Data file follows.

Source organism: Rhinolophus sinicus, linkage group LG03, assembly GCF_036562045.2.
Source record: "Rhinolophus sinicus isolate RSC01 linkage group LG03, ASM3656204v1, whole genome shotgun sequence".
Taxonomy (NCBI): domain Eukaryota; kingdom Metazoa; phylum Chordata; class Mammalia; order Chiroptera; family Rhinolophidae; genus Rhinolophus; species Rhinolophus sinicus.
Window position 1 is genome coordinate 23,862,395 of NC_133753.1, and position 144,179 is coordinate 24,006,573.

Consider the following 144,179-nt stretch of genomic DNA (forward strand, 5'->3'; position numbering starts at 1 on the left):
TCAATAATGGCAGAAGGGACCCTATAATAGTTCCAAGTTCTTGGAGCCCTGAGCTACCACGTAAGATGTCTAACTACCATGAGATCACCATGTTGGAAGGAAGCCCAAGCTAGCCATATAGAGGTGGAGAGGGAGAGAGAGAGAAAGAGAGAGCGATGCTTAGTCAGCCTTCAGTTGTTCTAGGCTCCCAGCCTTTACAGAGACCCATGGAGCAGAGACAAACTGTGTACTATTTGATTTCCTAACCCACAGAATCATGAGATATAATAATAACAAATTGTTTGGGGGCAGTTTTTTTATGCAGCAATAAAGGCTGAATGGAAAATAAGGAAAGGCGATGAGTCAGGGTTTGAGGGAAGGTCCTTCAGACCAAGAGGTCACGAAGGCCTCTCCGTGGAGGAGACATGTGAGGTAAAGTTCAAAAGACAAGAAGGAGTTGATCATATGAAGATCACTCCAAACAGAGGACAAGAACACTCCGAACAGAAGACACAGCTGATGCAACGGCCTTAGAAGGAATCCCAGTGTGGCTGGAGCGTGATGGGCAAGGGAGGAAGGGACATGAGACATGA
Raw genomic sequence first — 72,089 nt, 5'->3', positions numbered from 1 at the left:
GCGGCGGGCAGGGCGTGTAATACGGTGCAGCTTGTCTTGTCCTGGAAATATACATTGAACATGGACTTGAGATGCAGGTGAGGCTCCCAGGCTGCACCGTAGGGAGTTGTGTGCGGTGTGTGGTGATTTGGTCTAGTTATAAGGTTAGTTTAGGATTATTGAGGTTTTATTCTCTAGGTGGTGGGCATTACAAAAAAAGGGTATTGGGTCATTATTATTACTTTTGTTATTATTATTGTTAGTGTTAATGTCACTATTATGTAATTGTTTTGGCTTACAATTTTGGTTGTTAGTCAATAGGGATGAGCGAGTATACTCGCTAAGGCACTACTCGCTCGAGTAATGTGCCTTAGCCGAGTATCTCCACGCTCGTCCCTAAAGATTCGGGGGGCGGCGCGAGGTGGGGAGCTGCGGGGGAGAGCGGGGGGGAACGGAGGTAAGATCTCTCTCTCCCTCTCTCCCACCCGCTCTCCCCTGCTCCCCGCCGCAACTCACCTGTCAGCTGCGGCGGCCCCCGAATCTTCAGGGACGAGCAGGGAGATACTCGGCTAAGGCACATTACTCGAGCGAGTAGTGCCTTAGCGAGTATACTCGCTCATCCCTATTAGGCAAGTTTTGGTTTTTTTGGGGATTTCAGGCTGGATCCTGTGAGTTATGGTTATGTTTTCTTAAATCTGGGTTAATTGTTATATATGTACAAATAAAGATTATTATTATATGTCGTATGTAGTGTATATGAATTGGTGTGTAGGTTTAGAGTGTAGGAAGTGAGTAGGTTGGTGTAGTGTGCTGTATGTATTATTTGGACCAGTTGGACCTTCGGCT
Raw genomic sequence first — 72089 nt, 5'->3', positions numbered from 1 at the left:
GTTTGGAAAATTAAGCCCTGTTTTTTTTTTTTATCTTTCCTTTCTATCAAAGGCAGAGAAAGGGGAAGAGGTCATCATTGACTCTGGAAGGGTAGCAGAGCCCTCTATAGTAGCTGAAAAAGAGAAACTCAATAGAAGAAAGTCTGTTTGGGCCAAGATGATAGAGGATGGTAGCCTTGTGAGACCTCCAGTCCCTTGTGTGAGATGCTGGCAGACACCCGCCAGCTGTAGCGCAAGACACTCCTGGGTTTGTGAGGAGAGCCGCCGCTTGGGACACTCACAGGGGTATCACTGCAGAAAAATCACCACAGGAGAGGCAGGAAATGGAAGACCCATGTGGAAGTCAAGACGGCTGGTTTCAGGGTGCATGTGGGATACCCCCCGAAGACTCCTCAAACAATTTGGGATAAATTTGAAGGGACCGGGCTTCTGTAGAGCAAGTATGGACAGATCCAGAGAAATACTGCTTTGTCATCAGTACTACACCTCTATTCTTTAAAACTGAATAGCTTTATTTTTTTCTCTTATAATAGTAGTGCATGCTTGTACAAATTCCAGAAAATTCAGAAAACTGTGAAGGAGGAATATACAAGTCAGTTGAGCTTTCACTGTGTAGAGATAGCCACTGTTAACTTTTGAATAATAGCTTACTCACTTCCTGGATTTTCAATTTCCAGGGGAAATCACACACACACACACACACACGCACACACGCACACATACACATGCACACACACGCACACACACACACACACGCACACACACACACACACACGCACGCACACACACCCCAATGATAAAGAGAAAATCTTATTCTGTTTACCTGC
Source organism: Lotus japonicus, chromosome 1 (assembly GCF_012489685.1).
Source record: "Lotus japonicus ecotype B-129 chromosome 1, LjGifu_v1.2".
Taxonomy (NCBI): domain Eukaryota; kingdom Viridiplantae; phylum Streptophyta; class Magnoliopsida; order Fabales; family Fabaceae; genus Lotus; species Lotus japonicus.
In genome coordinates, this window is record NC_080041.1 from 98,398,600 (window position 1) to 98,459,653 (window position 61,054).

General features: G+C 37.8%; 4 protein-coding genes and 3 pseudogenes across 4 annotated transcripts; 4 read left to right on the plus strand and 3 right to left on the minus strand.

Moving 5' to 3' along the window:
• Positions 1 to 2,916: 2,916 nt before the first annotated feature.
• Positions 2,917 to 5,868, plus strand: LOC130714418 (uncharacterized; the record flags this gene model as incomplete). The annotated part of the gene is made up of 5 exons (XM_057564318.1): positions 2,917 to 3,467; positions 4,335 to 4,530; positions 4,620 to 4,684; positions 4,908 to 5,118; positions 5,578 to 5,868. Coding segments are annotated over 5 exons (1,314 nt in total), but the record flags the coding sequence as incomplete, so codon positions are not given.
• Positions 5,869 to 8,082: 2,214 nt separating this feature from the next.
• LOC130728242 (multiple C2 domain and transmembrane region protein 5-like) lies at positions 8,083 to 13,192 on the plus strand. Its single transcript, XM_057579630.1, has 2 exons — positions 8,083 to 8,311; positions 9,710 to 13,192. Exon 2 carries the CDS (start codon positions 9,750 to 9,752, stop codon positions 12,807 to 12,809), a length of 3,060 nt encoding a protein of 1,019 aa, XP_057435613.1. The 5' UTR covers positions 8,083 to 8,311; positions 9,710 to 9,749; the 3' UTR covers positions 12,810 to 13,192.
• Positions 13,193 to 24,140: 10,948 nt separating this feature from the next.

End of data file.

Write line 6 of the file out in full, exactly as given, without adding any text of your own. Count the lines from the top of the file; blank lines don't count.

TCAATAATGGCAGAAGGGACCCTATAATAGTTCCAAGTTCTTGGAGCCCTGAGCTACCACGTAAGATGTCTAACTACCATGAGATCACCATGTTGGAAGGAAGCCCAAGCTAGCCATATAGAGGTGGAGAGGGAGAGAGAGAGAAAGAGAGAGCGATGCTTAGTCAGCCTTCAGTTGTTCTAGGCTCCCAGCCTTTACAGAGACCCATGGAGCAGAGACAAACTGTGTACTATTTGATTTCCTAACCCACAGAATCATGAGATATAATAATAACAAATTGTTTGGGGGCAGTTTTTTTATGCAGCAATAAAGGCTGAATGGAAAATAAGGAAAGGCGATGAGTCAGGGTTTGAGGGAAGGTCCTTCAGACCAAGAGGTCACGAAGGCCTCTCCGTGGAGGAGACATGTGAGGTAAAGTTCAAAAGACAAGAAGGAGTTGATCATATGAAGATCACTCCAAACAGAGGACAAGAACACTCCGAACAGAAGACACAGCTGATGCAACGGCCTTAGAAGGAATCCCAGTGTGGCTGGAGCGTGATGGGCAAGGGAGGAAGGGACATGAGACATGA